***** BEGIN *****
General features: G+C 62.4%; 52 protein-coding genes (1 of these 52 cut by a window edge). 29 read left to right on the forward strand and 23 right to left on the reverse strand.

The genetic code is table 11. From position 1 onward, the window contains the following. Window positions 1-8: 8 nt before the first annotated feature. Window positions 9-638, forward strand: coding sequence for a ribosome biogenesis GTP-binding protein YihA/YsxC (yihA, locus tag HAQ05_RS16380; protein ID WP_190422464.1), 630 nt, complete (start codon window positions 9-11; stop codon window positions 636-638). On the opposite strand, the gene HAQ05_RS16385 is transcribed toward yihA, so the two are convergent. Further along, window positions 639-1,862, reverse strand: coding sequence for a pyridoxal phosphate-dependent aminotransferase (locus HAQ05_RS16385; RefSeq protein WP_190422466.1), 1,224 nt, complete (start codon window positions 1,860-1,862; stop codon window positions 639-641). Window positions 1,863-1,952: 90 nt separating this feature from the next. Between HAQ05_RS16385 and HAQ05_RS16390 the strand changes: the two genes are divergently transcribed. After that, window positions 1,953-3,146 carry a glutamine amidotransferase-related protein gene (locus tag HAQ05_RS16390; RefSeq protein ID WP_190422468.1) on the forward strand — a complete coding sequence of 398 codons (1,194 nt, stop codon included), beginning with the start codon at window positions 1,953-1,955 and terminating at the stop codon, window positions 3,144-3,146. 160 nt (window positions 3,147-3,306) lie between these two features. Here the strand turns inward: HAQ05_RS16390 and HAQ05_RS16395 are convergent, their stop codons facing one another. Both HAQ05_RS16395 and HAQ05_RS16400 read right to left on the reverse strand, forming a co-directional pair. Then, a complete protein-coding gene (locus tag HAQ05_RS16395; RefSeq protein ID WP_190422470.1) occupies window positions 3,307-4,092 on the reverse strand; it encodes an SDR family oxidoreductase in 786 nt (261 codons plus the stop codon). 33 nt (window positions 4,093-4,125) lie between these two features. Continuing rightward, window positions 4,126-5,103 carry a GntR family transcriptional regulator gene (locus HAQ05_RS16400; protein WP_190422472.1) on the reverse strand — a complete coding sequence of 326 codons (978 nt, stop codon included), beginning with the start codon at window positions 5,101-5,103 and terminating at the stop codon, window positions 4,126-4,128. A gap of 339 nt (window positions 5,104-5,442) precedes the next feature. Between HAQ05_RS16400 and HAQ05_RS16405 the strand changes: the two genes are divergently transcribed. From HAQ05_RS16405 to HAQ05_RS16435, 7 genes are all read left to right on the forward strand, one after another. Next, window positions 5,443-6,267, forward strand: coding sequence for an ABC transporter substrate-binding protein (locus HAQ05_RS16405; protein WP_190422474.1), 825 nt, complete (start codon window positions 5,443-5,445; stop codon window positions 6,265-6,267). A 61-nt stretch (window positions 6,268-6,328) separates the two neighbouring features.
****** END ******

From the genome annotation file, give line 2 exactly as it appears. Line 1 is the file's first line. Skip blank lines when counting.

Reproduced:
The genetic code is table 11. From position 1 onward, the window contains the following. Window positions 1-8: 8 nt before the first annotated feature. Window positions 9-638, forward strand: coding sequence for a ribosome biogenesis GTP-binding protein YihA/YsxC (yihA, locus tag HAQ05_RS16380; protein ID WP_190422464.1), 630 nt, complete (start codon window positions 9-11; stop codon window positions 636-638). On the opposite strand, the gene HAQ05_RS16385 is transcribed toward yihA, so the two are convergent. Further along, window positions 639-1,862, reverse strand: coding sequence for a pyridoxal phosphate-dependent aminotransferase (locus HAQ05_RS16385; RefSeq protein WP_190422466.1), 1,224 nt, complete (start codon window positions 1,860-1,862; stop codon window positions 639-641). Window positions 1,863-1,952: 90 nt separating this feature from the next. Between HAQ05_RS16385 and HAQ05_RS16390 the strand changes: the two genes are divergently transcribed. After that, window positions 1,953-3,146 carry a glutamine amidotransferase-related protein gene (locus tag HAQ05_RS16390; RefSeq protein ID WP_190422468.1) on the forward strand — a complete coding sequence of 398 codons (1,194 nt, stop codon included), beginning with the start codon at window positions 1,953-1,955 and terminating at the stop codon, window positions 3,144-3,146. 160 nt (window positions 3,147-3,306) lie between these two features. Here the strand turns inward: HAQ05_RS16390 and HAQ05_RS16395 are convergent, their stop codons facing one another. Both HAQ05_RS16395 and HAQ05_RS16400 read right to left on the reverse strand, forming a co-directional pair. Then, a complete protein-coding gene (locus tag HAQ05_RS16395; RefSeq protein ID WP_190422470.1) occupies window positions 3,307-4,092 on the reverse strand; it encodes an SDR family oxidoreductase in 786 nt (261 codons plus the stop codon). 33 nt (window positions 4,093-4,125) lie between these two features. Continuing rightward, window positions 4,126-5,103 carry a GntR family transcriptional regulator gene (locus HAQ05_RS16400; protein WP_190422472.1) on the reverse strand — a complete coding sequence of 326 codons (978 nt, stop codon included), beginning with the start codon at window positions 5,101-5,103 and terminating at the stop codon, window positions 4,126-4,128. A gap of 339 nt (window positions 5,104-5,442) precedes the next feature. Between HAQ05_RS16400 and HAQ05_RS16405 the strand changes: the two genes are divergently transcribed. From HAQ05_RS16405 to HAQ05_RS16435, 7 genes are all read left to right on the forward strand, one after another. Next, window positions 5,443-6,267, forward strand: coding sequence for an ABC transporter substrate-binding protein (locus HAQ05_RS16405; protein WP_190422474.1), 825 nt, complete (start codon window positions 5,443-5,445; stop codon window positions 6,265-6,267). A 61-nt stretch (window positions 6,268-6,328) separates the two neighbouring features.